X-Men COTA / Marvel Super Heroes


#1

I just got my hands on a Saturn. I hear X-Men COTA and Marvel Super Heroes are superior on Saturn (as opposed to PS1). Is this true?

And yes, I know about MVC:Origins, but I’m talking about 32-bit releases. =)


#2

It’s been a while since I’ve played Marvel Super Heroes on the PS1, but I do remember hearing that back in the day as well.
My only real gripe with MSH on the PS1 back then was the lack of a training/practice mode.

But original CPS2 versions are even more superior! :slight_smile:


#3

The saturn was a beast for cap com fighting games. You needed the 4mb expansion pack to make sure everything ran smoothly. Best versions of xmen vs street fighter, xmen cora, and marvel super heroes. The ps1 ports were really terrible. Of course the best way to play is cps2 but the saturn is definitely second.


#4

Not arcade perfect, but better than PS1.


#5

PSX versions were crap, though it did have a superior Symphony of the Night :frowning:


#6

Saturn and PSX/1 were built very differently. As such, the Saturn required the 4mb expansion cart for some of the fighters. I don’t remember if COTA needed the cart, but I’m pretty sure MSH did. I know for sure that X-Men vs Street Fighter required it for sure. The PSX port of XvSF was BAD. You could only use one character with an “assist” attack from a “second” character. This was supposedly due to lack of RAM on the PSX. XvS and all the other games ported to the Saturn that used the expansion cart were roughly “arcade perfect”, or at least perfect enough for the home console.


#7

The one case where the Saturn’s hackneyed specs actually helped it.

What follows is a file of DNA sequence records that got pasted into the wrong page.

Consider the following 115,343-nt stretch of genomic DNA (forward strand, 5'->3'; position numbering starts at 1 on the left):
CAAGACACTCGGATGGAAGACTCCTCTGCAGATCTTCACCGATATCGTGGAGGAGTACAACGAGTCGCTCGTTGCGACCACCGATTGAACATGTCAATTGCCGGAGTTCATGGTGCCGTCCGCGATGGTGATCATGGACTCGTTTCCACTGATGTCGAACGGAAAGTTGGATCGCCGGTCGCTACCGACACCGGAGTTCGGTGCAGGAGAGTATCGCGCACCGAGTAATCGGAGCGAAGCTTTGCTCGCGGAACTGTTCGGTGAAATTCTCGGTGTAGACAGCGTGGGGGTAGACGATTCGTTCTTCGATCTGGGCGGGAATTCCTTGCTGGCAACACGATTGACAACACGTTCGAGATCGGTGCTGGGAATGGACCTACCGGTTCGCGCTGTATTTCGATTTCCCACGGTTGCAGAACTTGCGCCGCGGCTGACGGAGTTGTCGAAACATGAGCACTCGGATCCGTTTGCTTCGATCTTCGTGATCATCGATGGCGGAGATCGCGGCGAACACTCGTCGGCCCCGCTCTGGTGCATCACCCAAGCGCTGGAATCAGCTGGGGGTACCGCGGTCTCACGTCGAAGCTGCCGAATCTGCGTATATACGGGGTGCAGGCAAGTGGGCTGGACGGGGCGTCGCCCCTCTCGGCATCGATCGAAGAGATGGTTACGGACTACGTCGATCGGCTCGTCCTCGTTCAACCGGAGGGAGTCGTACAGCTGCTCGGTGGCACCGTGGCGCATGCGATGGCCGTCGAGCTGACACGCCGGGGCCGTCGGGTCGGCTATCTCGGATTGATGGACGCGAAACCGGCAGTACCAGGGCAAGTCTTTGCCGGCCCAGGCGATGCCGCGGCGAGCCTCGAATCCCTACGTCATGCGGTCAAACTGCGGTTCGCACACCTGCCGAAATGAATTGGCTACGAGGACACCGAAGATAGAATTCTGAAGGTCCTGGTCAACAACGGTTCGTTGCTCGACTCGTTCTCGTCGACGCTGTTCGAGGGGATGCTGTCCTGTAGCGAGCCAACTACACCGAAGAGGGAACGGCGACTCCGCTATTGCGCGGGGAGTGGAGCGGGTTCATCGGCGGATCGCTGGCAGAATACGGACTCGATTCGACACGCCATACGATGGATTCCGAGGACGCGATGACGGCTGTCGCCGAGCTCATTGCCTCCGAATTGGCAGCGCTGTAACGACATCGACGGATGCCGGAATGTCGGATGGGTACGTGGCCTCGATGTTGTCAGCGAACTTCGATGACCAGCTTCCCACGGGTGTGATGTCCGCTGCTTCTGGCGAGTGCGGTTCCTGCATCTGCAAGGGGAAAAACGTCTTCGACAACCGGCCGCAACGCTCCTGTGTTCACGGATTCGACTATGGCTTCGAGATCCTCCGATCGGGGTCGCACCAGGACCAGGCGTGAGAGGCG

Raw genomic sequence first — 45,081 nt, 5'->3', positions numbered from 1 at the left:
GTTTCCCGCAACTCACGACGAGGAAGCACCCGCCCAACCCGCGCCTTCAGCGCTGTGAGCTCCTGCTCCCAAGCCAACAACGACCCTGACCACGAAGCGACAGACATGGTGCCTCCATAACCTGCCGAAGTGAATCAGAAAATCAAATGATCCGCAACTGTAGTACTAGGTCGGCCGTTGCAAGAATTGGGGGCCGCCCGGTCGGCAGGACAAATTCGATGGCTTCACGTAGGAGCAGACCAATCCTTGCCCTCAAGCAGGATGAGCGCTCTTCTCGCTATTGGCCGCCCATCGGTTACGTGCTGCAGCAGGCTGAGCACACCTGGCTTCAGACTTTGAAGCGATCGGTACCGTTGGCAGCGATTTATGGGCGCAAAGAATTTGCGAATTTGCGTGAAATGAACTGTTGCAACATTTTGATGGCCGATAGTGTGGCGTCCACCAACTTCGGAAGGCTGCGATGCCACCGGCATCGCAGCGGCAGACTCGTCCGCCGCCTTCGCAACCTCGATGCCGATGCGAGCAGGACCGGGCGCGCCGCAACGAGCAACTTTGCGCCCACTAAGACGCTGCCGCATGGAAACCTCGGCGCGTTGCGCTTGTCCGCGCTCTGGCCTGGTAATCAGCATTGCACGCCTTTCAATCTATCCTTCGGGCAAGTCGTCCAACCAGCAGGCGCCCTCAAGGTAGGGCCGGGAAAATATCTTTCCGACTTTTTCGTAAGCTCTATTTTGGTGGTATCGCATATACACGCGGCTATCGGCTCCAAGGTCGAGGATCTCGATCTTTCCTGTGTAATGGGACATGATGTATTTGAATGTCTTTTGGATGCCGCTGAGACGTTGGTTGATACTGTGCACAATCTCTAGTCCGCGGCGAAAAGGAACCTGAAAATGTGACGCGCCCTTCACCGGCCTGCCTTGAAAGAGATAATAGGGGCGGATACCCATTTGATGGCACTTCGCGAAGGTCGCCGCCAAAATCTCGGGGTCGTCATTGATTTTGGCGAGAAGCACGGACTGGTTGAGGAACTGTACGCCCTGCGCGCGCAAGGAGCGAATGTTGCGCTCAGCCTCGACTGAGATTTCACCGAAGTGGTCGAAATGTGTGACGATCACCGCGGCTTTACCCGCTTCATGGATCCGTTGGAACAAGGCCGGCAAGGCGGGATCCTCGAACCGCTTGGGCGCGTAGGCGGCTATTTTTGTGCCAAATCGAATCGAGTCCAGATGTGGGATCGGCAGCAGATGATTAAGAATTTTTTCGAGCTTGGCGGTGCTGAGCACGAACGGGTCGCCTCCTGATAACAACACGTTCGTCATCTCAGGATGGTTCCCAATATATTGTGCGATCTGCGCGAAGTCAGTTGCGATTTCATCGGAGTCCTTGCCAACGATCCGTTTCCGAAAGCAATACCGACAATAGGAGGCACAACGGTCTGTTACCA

Mostly due to SOTN being developed for the PSX first and using effects that the Saturn had trouble with. That said, it did have a level not in the PS1 version.


#8

Man…do none of these games have training modes? =(


#9

I know MSH didn’t, so logically X-Men CotA wouldn’t as well.
I’m not sure about subsequent games, though (XvSF, MvSF, MvC1)…


#10

Back then our opponent was the training mode. We were just happy to get a close enough arcade port back in the day. The best thing you can do is turn down the damage output on 2nd player haha.

I think Marvel vs Capcom 1 for the the dreamcast was when they started adding training mode for the Vs games.


#11

I’m probably the oldest person here who STILL owns a Saturn bought back in the day.
Yes, I have my original, store-bought 18±year-old machines running! I don’t play with them a lot anymore but they STILL run!
The Saturn port of X-Men: COTA is excellent. For a game that allegedly had 33% of its animation frames cut to fit into the Saturn’s internal memory, at least it runs at full-speed and controls exactly like the arcade! The PS1 release is slow no matter what speed you set it to… As much as I didn’t like the load times on the Saturn port of COTA, I’ve read they’re worse on the PS1 port. To have bad load times AND run like molasses are killing points. It amazes that Acclaim bothered to continue PS1 development of X-Men: COTA… Capcom really didn’t want to spend effort porting that game and it shipped much later – around two years AFTER the US release of X-Men: COTA on the Saturn!